Thursday, July 24, 2008

Stock management

An ergonomic study was carried out in two warehouse superstores of a leading company in the retail sector which specializes in office supplies.
In this study close attention was paid to the interaction between stock volume, its movements on the sales floor, and the available storage space. Results indicate that an imbalance between the amount of stock and the available storage space results in three types of consequences:
(1) risk factors related to the development of musculoskeletal disorders such as extra manual materials handling operations, awkward postures and an increased physical workload;
(2) increased risks of accidents, particularly related to loss of balance and falls from heights; and
(3) impacts on productivity and quality of service offered to customers in the form of time wasted, stock losses and customer dissatisfaction.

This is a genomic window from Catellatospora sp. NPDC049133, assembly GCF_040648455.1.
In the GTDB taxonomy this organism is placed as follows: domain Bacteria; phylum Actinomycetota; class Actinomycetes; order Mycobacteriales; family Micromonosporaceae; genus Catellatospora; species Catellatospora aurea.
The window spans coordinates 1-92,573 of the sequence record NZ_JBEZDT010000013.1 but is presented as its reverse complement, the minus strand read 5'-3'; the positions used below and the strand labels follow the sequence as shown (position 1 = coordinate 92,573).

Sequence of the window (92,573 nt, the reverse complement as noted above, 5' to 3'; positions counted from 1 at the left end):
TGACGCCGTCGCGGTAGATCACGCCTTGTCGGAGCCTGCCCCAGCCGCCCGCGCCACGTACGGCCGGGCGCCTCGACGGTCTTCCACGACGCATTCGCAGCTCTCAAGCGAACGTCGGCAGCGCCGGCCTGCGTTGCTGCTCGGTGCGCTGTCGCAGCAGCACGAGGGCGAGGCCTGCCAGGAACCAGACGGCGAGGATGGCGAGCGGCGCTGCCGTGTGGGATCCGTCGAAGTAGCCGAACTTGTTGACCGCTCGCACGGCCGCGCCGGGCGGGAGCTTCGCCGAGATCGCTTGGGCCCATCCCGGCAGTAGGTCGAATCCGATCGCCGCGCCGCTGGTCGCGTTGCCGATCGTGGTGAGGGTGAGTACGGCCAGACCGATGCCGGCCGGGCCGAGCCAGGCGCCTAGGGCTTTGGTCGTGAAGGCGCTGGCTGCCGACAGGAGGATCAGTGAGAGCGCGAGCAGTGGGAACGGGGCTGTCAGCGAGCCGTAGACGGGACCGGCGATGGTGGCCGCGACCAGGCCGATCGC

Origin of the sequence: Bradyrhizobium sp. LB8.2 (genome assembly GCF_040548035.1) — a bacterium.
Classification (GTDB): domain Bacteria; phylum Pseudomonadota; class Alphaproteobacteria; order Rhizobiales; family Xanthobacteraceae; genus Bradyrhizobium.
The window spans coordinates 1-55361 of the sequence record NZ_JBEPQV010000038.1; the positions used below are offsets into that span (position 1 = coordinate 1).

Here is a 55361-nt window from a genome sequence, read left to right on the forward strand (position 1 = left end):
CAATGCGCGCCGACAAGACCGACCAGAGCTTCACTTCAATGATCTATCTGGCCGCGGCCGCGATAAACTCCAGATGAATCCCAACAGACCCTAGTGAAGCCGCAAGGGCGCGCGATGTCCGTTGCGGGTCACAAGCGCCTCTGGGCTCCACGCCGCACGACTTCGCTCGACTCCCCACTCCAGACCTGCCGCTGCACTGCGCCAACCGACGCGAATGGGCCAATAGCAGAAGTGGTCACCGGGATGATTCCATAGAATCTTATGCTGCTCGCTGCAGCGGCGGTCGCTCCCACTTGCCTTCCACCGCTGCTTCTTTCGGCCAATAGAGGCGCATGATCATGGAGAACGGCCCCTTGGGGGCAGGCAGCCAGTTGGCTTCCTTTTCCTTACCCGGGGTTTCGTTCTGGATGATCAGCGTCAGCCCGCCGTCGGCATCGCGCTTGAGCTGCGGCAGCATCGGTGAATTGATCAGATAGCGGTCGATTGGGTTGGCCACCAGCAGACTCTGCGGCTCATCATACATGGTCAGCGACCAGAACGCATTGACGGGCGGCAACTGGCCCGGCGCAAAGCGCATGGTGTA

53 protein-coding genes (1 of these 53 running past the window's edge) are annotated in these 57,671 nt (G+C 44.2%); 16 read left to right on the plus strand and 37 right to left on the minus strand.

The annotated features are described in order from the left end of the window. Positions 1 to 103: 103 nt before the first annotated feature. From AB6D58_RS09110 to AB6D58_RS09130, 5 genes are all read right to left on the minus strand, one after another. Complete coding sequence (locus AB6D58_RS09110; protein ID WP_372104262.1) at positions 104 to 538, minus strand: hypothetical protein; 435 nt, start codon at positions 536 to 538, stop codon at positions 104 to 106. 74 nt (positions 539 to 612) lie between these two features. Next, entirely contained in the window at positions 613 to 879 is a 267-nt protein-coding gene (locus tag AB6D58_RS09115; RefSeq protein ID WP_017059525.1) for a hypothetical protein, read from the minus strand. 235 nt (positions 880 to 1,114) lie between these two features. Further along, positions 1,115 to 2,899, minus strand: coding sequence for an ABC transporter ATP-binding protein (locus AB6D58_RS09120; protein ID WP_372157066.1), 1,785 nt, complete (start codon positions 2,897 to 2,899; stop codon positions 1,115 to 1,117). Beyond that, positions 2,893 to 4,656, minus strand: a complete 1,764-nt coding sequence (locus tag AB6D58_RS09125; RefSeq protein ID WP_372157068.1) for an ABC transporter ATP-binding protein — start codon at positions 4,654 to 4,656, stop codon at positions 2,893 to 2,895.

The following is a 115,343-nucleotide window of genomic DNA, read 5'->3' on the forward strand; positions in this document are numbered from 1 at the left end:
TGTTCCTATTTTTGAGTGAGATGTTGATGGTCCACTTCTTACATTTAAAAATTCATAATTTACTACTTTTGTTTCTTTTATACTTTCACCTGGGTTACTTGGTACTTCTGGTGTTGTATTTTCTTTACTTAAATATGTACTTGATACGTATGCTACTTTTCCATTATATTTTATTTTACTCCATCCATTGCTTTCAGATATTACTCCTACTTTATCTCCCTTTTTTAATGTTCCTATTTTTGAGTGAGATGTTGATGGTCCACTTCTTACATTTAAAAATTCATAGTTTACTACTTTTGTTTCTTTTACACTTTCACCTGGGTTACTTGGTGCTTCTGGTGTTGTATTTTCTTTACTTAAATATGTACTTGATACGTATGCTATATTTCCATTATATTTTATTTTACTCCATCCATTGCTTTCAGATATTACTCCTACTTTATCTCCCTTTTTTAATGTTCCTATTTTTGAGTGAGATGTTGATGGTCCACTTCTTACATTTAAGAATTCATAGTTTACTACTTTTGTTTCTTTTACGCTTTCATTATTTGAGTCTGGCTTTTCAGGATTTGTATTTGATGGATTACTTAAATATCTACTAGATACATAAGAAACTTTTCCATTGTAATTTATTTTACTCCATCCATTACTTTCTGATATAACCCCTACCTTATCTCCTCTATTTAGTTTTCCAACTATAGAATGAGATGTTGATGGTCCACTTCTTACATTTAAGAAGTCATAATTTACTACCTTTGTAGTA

The solutions proposed relate to the implementation of strategies that maximize the use of storage space, a more appropriate management of this storage space, and recognition for team work among employees involved in the manual handling activities of the various products and goods. Although important parameters to consider were identified at the time of an intervention on stock management, the importance of doing a store by store analysis of the impact of the company's policies on stock management is emphasized. Relevance to industry Stock management is at the core of warehouse superstores' common activities, but very little is known about its impacts on daily manual materials handling activities of employees. This study describes some of the factors that must be considered to prevent negative impacts related to dysfunctions in stock management in the emerging sector of warehouse superstores.

No comments: